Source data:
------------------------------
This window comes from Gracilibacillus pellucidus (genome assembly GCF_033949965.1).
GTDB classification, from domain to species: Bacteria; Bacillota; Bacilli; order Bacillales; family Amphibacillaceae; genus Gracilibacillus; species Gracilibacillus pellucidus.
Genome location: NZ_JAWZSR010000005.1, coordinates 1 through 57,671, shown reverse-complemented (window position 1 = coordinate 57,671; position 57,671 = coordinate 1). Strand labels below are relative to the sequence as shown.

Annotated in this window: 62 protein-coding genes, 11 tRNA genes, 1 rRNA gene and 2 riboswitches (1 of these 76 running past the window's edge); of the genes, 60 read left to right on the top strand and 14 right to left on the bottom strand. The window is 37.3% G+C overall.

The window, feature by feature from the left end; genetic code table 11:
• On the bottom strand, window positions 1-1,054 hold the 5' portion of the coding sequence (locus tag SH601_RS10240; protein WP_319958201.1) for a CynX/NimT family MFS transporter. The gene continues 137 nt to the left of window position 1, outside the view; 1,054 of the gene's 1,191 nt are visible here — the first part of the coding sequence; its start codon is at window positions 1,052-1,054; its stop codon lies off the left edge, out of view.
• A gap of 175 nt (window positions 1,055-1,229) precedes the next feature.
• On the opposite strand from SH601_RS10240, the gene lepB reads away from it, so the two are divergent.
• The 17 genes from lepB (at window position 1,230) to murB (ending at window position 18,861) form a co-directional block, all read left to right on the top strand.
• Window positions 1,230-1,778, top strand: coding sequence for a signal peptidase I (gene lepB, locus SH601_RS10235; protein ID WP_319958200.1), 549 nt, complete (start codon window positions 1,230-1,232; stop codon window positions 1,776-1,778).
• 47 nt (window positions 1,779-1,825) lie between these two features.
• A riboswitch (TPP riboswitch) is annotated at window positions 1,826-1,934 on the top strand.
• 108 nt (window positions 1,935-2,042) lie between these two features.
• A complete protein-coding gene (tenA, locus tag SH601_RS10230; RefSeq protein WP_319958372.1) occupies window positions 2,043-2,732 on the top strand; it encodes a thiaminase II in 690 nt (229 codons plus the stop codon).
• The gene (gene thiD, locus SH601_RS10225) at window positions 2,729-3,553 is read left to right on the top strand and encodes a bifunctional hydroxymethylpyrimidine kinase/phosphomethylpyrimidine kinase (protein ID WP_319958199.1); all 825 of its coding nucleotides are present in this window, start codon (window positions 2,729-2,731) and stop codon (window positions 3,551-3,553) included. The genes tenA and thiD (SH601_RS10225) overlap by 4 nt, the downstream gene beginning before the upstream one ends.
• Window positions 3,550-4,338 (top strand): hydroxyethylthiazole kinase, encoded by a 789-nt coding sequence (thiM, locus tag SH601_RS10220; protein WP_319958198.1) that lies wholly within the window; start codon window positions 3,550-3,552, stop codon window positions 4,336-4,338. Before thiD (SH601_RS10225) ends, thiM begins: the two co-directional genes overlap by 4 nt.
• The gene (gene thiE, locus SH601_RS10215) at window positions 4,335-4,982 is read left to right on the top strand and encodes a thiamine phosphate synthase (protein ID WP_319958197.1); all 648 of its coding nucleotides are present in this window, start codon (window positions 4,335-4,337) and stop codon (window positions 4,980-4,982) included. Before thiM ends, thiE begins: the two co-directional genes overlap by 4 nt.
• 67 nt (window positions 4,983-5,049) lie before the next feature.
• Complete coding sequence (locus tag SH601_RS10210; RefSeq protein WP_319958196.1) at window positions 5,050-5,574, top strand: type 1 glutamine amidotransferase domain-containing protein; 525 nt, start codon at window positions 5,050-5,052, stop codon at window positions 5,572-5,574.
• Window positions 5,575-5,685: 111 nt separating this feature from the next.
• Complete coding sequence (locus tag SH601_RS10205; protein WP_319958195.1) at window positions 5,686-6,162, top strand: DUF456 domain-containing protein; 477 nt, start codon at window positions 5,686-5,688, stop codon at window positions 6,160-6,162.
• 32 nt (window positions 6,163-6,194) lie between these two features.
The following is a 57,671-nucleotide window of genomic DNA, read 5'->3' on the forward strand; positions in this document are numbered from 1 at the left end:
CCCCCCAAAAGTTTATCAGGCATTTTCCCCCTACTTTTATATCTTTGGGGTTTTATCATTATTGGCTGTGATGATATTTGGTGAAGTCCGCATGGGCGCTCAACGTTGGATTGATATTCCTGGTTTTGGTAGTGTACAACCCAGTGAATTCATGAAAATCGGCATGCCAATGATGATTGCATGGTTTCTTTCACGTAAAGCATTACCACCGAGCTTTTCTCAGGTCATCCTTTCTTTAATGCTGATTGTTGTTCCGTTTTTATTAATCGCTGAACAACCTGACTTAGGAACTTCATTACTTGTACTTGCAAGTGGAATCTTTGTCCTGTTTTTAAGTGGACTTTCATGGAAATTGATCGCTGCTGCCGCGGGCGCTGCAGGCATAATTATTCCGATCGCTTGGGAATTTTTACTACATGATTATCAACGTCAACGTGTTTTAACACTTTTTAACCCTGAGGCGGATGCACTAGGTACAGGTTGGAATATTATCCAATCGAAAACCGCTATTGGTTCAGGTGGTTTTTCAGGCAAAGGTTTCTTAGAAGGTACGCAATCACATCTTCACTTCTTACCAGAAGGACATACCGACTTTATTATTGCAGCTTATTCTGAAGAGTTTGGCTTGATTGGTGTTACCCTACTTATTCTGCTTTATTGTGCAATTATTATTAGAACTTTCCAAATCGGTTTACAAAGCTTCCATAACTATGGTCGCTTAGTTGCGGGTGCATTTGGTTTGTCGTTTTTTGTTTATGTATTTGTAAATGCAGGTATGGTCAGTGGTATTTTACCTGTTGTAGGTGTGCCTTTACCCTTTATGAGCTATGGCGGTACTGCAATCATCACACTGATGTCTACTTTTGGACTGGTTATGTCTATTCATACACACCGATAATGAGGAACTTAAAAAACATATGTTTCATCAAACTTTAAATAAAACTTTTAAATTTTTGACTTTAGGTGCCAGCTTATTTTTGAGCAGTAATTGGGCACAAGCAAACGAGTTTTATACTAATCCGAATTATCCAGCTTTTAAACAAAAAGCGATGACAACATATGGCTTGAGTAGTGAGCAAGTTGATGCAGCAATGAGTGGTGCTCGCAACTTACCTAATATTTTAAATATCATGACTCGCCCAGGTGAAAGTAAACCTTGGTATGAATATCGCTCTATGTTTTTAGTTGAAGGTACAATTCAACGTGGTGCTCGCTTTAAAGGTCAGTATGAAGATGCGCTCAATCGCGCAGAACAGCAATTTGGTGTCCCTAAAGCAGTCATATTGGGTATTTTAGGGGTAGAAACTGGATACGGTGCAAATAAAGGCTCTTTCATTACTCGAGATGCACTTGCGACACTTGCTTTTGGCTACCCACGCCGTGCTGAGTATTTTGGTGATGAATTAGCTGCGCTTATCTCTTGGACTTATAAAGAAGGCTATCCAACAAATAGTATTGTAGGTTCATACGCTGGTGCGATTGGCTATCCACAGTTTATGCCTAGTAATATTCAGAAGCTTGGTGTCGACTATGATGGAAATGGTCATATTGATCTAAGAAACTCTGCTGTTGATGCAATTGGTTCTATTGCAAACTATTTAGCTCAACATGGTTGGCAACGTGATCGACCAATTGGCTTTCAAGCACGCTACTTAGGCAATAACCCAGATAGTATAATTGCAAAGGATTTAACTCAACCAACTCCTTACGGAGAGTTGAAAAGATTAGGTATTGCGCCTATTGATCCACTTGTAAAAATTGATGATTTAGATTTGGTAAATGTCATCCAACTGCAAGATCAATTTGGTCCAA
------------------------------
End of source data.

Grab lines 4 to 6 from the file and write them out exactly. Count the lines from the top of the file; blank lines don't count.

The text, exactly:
Annotated in this window: 62 protein-coding genes, 11 tRNA genes, 1 rRNA gene and 2 riboswitches (1 of these 76 running past the window's edge); of the genes, 60 read left to right on the top strand and 14 right to left on the bottom strand. The window is 37.3% G+C overall.

The window, feature by feature from the left end; genetic code table 11:
• On the bottom strand, window positions 1-1,054 hold the 5' portion of the coding sequence (locus tag SH601_RS10240; protein WP_319958201.1) for a CynX/NimT family MFS transporter. The gene continues 137 nt to the left of window position 1, outside the view; 1,054 of the gene's 1,191 nt are visible here — the first part of the coding sequence; its start codon is at window positions 1,052-1,054; its stop codon lies off the left edge, out of view.